John BROWN
Rank: Captain
Number:
Unit: 2/7th Battalion MANCHESTER REGIMENT
Date of Death: 21 March 1918
Age: 29
Cemetery: Pozieres Memorial, Somme, France

Jack Brown had a very privileged upbringing. His father, William, was a successful businessman which, in 1901, allowed the family to employ four live-in servants - two nurses to look after his five children, a cook and a housemaid. They lived at "The Laurels" in Heaton Mersey  - one of the substantial properties on Mauldeth Road and one which appears to have received substantial bomb damage in World War 2 (according to internet indications). They later moved to another local property called "Longfield". Jack had been born on 28 July 1888 and was the eldest of William and Florence's five children. His younger siblings were Agnes, Ethel and twins Alma and William.

In 1905, he started to attend The Leys School in Cambridge. Whilst there he was a prefect and a Cadet Sergeant. A keen sportsman, he won First Colours at football and Second Colours at Lacrosse. As a young man, he had also served as a trooper in the Middlesex Yeomanry. The Yeomanry was the cavalry arm of the Territorial Force but he left on 9 January 1911 to go to Australia.

It is not known if he actually went abroad or, if he did, on what date he returned but, on 23 September 1914, he enlisted into the army at Nottingham, joining the Sherwood Foresters as a private. Three weeks later, he was transferred to the 10th Battalion, Lincolnshire Regiment. His enlistment papers still exist in his service file at the Nastional Archives and these show him to have been very tall for those days, standing at six feet. He weighed 145 pounds and had a fresh complexion, grey eyes and brown hair. Jack had given his religious denomination as Church of England.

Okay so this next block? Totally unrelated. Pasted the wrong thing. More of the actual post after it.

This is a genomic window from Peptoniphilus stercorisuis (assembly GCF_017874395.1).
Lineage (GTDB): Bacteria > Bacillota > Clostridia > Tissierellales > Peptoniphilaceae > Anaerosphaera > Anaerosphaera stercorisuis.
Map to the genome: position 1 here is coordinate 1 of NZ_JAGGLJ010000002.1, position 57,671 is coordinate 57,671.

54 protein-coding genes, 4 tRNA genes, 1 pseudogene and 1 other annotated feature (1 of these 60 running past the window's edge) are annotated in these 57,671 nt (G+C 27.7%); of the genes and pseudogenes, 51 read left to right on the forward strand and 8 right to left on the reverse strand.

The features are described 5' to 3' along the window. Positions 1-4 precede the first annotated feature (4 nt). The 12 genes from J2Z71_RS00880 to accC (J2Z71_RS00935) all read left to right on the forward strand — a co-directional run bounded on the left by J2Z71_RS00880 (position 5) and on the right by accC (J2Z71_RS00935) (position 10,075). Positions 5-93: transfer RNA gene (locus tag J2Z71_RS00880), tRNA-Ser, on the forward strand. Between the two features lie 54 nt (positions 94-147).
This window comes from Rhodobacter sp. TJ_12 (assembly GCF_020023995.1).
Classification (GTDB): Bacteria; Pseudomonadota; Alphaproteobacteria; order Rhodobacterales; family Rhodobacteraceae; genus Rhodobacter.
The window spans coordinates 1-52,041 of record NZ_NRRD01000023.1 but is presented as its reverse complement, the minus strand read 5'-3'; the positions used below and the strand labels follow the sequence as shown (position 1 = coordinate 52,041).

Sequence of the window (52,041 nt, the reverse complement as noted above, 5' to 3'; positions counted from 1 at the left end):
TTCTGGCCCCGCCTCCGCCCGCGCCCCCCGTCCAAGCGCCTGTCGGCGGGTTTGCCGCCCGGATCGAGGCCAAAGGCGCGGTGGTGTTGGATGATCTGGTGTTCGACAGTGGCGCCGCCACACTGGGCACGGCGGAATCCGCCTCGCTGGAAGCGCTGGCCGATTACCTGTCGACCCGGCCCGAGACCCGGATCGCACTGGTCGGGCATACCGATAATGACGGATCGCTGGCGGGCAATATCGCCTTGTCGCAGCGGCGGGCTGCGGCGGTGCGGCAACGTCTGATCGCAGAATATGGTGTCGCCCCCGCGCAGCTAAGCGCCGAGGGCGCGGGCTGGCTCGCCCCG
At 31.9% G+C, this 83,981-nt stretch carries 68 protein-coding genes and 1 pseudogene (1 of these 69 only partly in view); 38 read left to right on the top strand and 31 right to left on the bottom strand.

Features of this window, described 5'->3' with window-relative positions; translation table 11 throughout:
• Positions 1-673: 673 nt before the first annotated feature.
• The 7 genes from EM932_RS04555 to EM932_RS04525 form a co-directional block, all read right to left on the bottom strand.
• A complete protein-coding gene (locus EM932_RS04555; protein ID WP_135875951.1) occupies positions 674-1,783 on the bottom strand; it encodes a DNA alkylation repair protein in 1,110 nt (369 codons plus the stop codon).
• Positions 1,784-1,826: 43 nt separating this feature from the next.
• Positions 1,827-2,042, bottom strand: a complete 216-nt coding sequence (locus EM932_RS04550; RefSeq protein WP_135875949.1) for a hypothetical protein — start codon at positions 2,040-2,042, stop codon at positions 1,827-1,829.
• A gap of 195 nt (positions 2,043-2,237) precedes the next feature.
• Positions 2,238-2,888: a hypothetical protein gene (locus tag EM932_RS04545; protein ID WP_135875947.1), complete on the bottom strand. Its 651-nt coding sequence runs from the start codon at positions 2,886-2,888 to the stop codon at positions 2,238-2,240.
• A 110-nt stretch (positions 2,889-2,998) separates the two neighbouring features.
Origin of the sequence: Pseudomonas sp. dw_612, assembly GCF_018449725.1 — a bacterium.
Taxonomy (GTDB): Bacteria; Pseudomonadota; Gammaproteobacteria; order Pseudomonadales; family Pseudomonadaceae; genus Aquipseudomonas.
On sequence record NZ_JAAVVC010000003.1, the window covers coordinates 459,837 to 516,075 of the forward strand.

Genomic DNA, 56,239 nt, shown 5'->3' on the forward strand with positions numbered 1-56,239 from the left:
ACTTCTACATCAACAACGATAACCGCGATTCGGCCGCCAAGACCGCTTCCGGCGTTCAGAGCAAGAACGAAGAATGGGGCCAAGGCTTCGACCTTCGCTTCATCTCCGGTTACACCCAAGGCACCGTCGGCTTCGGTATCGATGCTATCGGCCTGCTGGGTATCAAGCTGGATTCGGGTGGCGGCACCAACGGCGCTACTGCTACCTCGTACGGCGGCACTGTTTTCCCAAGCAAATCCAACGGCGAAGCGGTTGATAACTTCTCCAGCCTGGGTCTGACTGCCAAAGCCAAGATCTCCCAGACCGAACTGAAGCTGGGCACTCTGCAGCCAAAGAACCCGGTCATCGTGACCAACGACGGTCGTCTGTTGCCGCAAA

As with many middle class young men, Jack was quickly singled out to become an officer and, on 21 May 1915, he was commissioned as a 2nd Lieutenant. The second-line Territorial battalions, like the 2/7th, had been formed in the autumn of 1914 and were, effectively, the reserve training unit for the first line battalions, like the 1/7th. Men would be constantly transferred direct from training to the operational Battalion and this delayed the deployment of the 2/7th onto active service until March of 1917 and this is likely to have been when Jack first went into action.

In the spring of 1918, a German attack had long been predicted and it was finally delivered in the early hours of 21 March. It came after an intense artillery bombardment and the strength of the infantry attack was overwhelming. Within hours, the British Army was undertaking a desperate fighting retreat along a wide front. It is not surprising, therefore, that there are sparse details of the day recorded in the Battalion's War Diary. It records, however, that the enemy shelling started at 4.10am.

At 5.25, the Manchesters received orders, at camp in Montigny, to go to their battle stations and "Marched out at 6.10am to Brosse Wood to hold position. Entered combat here."  It has not been possible to find any details of the fighting but, but by 6.30pm, the Battalion had been under severe attack for many hours. The remnants, which was mainly "B" Company", fell back to redoubts in the Jeancourt valley where they passed a quiet night. The remainder of the men, probably about 600, were dead, wounded or captured.

Jack was originally posted as missing and his family hoped that he had been taken prisoner but news from wounded soldiers returning to Britain indicated that he had been seen "fighting bravely to the last". In September, news came from Germany, via the Red Cross, that Jack had been killed. On 14 April, his body had been buried by men from a German Reserve Infantry Regiment. His grave was between Hargicourt and Jeancourt but, after the War, it was not possible to identify its location. Two of his comrades, Captain Scholfield and 2nd Lieutenant Freeman, had both seen Jack killed and gave statements, as prisoners of war, to the Red Cross.

Mr and Mrs Brown received hundreds of letters of sympathy after the news came through. The Stockport Advertiser, in its edition of 10 May 1918, noted "He was a brave soldier and an excellent officer, held in affection by the rank and file and highly esteemed by his fellow officers who mourn his loss."

At some point, Jack was awarded the Military Cross for gallantry. With such a common name, it has not been possible to find the official citation. He is commemorated on the War Memorial at his old school, The Leys. Previous research into the men of that memorial indicated that he had been awarded it for action during the Battle of Passchendaele in 1917. However, he is not in the list of awards recorded in the Battalion's War Diary for this Battle. It seems more likely that he was awarded it for his known bravery on the day he was killed.

   
           
   
     
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